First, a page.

Rup Rizal was born and raised in Bhutan, but when his father resisted the govenment's policiy of "Bhutanization," his family was forced to leave the country. Fleeing to Nepal, they were not welcomed, and the Rizals lived in a refugee camp for years without official legal status. Rizal eventually obtained a Nepalese passport and moved to the U.S. to study, where he got a job, married, and had a son. When Rizal's employer sought to terminate his work visa, he applied for asylum, fearing a return to Bhutan because of the persecution of ethnic Nepalis and because he had no legal status there, and fearing persecution by refugees opposing ethnic Napalis.
Somali Journalist Targeted for Reporting Crimes Committed by Militia
Mr. H is a Somali journalist, who was persecuted in his home county of Somali. He fled to Kenya to work as a journalist and began documenting human rights abuses for Amnesty International. Several Islamist militias continued to persecute him because of his reporting. He fled to the U.S. fearing for his safety in Somalia or in Somali enclaves in Kenya.
Oromo Man Granted Asylum After Lifetime of Persecution
Mr. K and his family experienced a lifetime of persecution, and Mr. K finally fled the country out of fear for his safety.The Ethiopian government has a history of treating opposition parties harshly, particularly those with ethnic, nationalist or separatist agendas, such as the Oromo Liberation Front (OLF). Many of the country’s Oromo face officially-sanctioned discrimination and persecution. 
Tiananmen Square Activist Allowed to Remain in United States
Mr. W left China for the U.S. to escape censorship and oppression.  After arriving in New York, he joined the Chine Democratic Party.  He recieved a grant of withholding and is thankful to stay in the U.S. because If he were to return to China, we would face imprisonment due to his membership in this political group.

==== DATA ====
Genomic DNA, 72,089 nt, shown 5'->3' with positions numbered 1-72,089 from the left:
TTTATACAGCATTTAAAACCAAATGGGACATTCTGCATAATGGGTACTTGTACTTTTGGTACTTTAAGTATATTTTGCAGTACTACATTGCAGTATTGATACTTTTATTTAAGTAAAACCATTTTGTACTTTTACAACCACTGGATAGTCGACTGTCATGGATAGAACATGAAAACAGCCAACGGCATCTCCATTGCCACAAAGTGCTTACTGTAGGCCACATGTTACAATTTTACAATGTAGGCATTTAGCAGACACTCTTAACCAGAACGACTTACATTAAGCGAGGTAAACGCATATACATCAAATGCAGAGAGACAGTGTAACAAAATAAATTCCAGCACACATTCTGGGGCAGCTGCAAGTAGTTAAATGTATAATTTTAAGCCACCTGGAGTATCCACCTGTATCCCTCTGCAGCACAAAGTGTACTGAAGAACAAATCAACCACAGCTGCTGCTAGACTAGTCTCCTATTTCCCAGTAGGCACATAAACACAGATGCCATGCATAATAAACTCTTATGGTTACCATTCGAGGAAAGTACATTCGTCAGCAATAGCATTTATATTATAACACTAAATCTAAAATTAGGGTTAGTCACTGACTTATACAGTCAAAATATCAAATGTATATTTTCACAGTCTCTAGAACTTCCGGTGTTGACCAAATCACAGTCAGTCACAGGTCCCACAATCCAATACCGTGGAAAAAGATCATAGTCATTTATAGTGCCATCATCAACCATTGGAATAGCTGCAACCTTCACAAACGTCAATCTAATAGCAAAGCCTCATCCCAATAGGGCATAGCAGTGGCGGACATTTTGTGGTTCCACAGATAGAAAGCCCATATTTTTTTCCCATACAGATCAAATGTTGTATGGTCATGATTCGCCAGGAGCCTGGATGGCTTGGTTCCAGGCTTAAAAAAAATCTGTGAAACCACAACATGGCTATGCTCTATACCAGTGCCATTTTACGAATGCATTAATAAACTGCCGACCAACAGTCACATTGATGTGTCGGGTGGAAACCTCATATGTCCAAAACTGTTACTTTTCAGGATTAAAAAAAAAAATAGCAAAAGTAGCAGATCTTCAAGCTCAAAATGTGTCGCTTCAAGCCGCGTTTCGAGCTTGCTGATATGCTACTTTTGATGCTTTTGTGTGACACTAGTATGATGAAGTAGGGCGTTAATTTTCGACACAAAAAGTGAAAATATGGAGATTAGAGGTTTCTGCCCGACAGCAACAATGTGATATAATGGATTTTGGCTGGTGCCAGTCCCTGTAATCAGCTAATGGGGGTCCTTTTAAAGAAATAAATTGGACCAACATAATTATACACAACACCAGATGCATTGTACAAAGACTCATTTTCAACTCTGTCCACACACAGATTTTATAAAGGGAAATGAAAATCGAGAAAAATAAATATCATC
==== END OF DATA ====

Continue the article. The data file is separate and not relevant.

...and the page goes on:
Trafficked Victims Brought to U.S., Exploited After Hurricane Katrina
Twenty-three exploited workers headed to North Dakota, where they were apprehended and detained by Immigration and Customs Enforcement (ICE). Despite human trafficking claims and pending immigration cases, ICE prosecuted them for document fraud and placed them into removal proceedings.The Advocates stepped in to help and organized a group of vol­unteer attorneys to assist with efforts to dismiss the deportation proceedings while preserving the men’s claims to T-visas.
Journalist’s Reporting Resulted in Death Threats and Fear
Irfred Kaine was a prominent and outspoken journalist in his home country, Liberia. Following the 2006 elections Kaine was beatan and threatened with death.  Undeterred, he continued to criticize the Liberian govenment, and continued to receive death threats.  Following senate elections in 2011, Kaine fled Liberia fearing the threats on his life would be carried out.
Refugee from Rwanda Fled to U.S. Fearing for His Life
Mr. N fled Rwanda fearing his safety, after he and his father were politcally persectued by the Tutsi Rwandan Patriotic Front.
Rape, Beatings, Kidnapping Part of Woman’s Persecution
Ms. B fled Ethiopia after her and her children were persecuted by Ethiopian security officers.  With the help of The Advocates, Ms. B and her son and daughter were granted asylum in 2009.
Burundian human rights leader and torture survivor granted asylum after five years of litigation
Mr. S worked as a human rights activist to bring change to his home country of Burundi. Speaking out against injustice, Mr. S suffered unspeakable tragedy. Among other deplorable acts, government officials murdered his parents, his infant son, and his sister, and his wife and two other children are missing. In turn, the government tortured him. Read about his story and how The Advocates helped him obtain asylum in the United States.